Commentary: Legislators need to be governed by ethics laws


Delaware legislators are exempt from Delaware’s ethics laws, leading the state to become one of the most corrupt in the nation. This can be fixed.

Delaware has a decades-long history of corruption by elected officials. “People want to give us gifts” is a quote attributed to former state senator and eventual Senate pro tem, David McBride, D-Hawks Nest, in late 2013 during the scandal that followed the release of the “Report of Independent Counsel on the Investigation of Violations of Delaware Campaign Finance and Related State Laws” by E. Norman Veasey, former chief justice of the Delaware Supreme Court.

It is the attitude demonstrated by former Sen. McBride, which can still be found among Delaware’s elected officials, that drives the increasing demand for ethics reform in Delaware.

Despite the extensive media coverage and some weak follow-up legislation after the Veasey report, Delaware remains one of the worst states in the nation in terms of public corruption.

In 2015, the nonpartisan Center for Public Integrity released an updated report, measuring and ranking each state in 13 different criteria. The report excoriated every state (the highest rank was only a C), but special condemnation was aimed at Delaware for ranking 48th in the nation — specifically in the areas of Legislative Accountability and State Pension Fund Management.

Two years later, in 2017, The Daily Beast reported that Delaware was the fourth most corrupt state in the country (trailing only Tennessee, Virginia and Mississippi). The article’s author notes explicitly, “(s)ome states show particular prowess in one area of corruption or another. New York leads with racketeering and extortion, Delaware is tops in embezzlement.”

Why might the Center for Public Integrity and The Daily Beast have such low opinions of Delaware’s lawmakers and their ethical considerations? Because Delaware’s legislators have exempted themselves from Delaware’s ethics laws.

A quick read of Delaware Code Title 29, Chapter 58, Section 5804, paragraphs 12 and 13 shows that members of the General Assembly have exempted themselves from Delaware laws relating to both “Conflicts of Interest” and “Code of Conduct.” Furthermore, in the unlikely case of a decision by the Public Integrity Commission on a legislator matter, the legislator simply can require the decision to remain confidential from the public.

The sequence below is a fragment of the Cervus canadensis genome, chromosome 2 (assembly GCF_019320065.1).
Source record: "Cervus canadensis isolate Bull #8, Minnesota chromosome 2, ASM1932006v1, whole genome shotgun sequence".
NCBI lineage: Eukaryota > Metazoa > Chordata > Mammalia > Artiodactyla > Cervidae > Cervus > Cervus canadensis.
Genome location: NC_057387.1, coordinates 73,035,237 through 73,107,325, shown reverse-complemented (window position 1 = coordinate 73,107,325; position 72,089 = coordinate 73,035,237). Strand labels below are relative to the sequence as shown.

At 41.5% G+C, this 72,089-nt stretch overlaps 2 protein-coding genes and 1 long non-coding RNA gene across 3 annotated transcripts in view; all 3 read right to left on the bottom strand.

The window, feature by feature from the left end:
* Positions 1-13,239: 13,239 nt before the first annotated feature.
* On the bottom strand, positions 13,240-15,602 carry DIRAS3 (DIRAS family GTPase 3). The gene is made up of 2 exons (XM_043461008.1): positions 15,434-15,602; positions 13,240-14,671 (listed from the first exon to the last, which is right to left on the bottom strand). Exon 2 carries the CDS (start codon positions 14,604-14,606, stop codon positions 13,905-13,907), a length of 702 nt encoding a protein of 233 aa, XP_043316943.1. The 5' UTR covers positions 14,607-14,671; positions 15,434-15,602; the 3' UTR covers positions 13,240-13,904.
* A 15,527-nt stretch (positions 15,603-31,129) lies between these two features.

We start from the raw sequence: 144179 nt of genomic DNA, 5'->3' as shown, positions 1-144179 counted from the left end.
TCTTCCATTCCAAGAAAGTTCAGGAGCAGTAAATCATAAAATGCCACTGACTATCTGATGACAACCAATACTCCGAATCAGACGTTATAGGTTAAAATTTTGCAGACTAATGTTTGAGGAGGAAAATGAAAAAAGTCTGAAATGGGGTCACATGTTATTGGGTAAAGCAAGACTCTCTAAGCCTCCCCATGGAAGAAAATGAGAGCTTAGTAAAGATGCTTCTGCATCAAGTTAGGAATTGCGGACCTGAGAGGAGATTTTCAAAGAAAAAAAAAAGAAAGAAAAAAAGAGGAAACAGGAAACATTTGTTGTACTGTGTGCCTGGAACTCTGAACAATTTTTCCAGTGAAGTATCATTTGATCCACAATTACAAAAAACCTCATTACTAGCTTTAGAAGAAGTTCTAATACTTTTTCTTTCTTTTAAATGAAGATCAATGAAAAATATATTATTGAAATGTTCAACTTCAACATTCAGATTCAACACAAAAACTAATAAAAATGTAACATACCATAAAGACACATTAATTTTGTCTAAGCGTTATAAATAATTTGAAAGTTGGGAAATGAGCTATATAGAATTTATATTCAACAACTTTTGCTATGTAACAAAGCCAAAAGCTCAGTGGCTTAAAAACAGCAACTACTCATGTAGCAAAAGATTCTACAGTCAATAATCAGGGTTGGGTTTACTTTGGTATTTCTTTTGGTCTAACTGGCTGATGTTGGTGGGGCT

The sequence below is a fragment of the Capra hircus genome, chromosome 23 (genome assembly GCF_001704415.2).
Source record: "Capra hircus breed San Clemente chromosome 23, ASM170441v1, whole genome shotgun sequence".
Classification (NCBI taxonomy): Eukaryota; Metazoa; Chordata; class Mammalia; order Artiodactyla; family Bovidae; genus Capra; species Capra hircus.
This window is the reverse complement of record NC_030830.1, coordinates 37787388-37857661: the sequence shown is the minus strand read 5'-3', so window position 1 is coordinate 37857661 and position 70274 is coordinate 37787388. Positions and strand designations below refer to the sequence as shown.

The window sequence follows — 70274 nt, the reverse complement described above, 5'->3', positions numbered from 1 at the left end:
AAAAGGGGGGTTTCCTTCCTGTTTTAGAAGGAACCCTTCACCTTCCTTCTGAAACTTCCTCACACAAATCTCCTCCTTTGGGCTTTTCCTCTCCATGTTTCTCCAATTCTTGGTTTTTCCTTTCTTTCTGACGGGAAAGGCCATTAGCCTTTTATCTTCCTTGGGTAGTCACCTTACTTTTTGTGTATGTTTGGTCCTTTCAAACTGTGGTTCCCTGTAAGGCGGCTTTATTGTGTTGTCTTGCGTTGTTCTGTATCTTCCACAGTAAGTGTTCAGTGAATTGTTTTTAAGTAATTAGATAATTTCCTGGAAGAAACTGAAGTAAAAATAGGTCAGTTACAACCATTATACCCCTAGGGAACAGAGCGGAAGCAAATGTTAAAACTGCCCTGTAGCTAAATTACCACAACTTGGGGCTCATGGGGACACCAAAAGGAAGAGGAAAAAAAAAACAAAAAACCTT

Deborah Moreau, the Delaware Public Integrity Commission’s lawyer and sole staffer says state law “leaves the Delaware General Assembly with something of an honor system when it comes to public ethics laws.”

Sadly, this issue seems unimportant to Gov. John Carney, whose recommended operating budget for the commission during his leadership has barely increased.

Necessary improvements

Justice Veasey and later reformers have been stymied in attempts to get real reform in Delaware. State law was and remains too weak, and the Public Integrity Commission has no teeth. We can improve our system, and here are some recommendations:

• Audit state legislators’ personal financial-disclosure documents and make the disclosure documents and audits on the Public Integrity Commission website available for download.

• Eliminate the exemption of state legislators from Delaware’s Conflict of Interest and Code of Conduct statutes.

• Require Delaware legislators to disclose the business and/or economic entities from which they receive any earnings, compensation or equity returns. This disclosure should also include spousal/partner sources of earnings, compensation or equity returns.

• Change Delaware law, so that legislators have a one-year waiting period between serving in the legislature and receiving a job with a nonprofit that receives over 25% of its budget or over $1 million from the state government.

“If men were angels, no government would be necessary,” James Madison, primary author of the Constitution, wrote memorably in Federalist No. 51. Madison then continued that a “dependence on the people is, no doubt, the primary control on the government.” For the people of Delaware to control their government, they need to ensure that their legislators are acting ethically, but our legislators have exempted themselves from this oversight. As a result, Delaware has become one of the most corrupt states in the country, which is an embarrassment for all.

Charlie Copeland is the director of the Center for Analysis of Delaware’s Economy & Government Spending at the Caesar Rodney Institute.

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